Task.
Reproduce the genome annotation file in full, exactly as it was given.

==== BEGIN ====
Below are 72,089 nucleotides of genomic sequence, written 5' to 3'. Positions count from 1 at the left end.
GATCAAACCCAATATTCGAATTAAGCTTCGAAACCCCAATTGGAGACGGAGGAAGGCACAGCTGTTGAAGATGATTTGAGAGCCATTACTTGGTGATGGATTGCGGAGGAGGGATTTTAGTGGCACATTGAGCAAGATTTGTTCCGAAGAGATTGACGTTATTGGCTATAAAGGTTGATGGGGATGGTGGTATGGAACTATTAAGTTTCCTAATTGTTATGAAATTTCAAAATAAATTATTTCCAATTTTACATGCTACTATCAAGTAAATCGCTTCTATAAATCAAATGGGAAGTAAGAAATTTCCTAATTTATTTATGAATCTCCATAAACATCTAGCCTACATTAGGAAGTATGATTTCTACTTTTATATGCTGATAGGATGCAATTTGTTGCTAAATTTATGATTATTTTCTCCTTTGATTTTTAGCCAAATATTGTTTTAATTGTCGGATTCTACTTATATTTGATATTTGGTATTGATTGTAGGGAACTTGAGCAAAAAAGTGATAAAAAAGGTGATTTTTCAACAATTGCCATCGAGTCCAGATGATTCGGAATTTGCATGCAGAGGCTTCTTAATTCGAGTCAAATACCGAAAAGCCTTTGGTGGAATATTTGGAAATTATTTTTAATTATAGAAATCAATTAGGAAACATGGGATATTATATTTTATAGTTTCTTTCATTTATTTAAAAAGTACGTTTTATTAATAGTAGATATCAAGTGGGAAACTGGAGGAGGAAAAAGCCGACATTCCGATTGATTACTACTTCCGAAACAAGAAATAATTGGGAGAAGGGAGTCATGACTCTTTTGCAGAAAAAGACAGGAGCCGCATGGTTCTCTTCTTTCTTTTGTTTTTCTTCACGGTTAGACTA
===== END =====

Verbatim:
Below are 72,089 nucleotides of genomic sequence, written 5' to 3'. Positions count from 1 at the left end.
GATCAAACCCAATATTCGAATTAAGCTTCGAAACCCCAATTGGAGACGGAGGAAGGCACAGCTGTTGAAGATGATTTGAGAGCCATTACTTGGTGATGGATTGCGGAGGAGGGATTTTAGTGGCACATTGAGCAAGATTTGTTCCGAAGAGATTGACGTTATTGGCTATAAAGGTTGATGGGGATGGTGGTATGGAACTATTAAGTTTCCTAATTGTTATGAAATTTCAAAATAAATTATTTCCAATTTTACATGCTACTATCAAGTAAATCGCTTCTATAAATCAAATGGGAAGTAAGAAATTTCCTAATTTATTTATGAATCTCCATAAACATCTAGCCTACATTAGGAAGTATGATTTCTACTTTTATATGCTGATAGGATGCAATTTGTTGCTAAATTTATGATTATTTTCTCCTTTGATTTTTAGCCAAATATTGTTTTAATTGTCGGATTCTACTTATATTTGATATTTGGTATTGATTGTAGGGAACTTGAGCAAAAAAGTGATAAAAAAGGTGATTTTTCAACAATTGCCATCGAGTCCAGATGATTCGGAATTTGCATGCAGAGGCTTCTTAATTCGAGTCAAATACCGAAAAGCCTTTGGTGGAATATTTGGAAATTATTTTTAATTATAGAAATCAATTAGGAAACATGGGATATTATATTTTATAGTTTCTTTCATTTATTTAAAAAGTACGTTTTATTAATAGTAGATATCAAGTGGGAAACTGGAGGAGGAAAAAGCCGACATTCCGATTGATTACTACTTCCGAAACAAGAAATAATTGGGAGAAGGGAGTCATGACTCTTTTGCAGAAAAAGACAGGAGCCGCATGGTTCTCTTCTTTCTTTTGTTTTTCTTCACGGTTAGACTA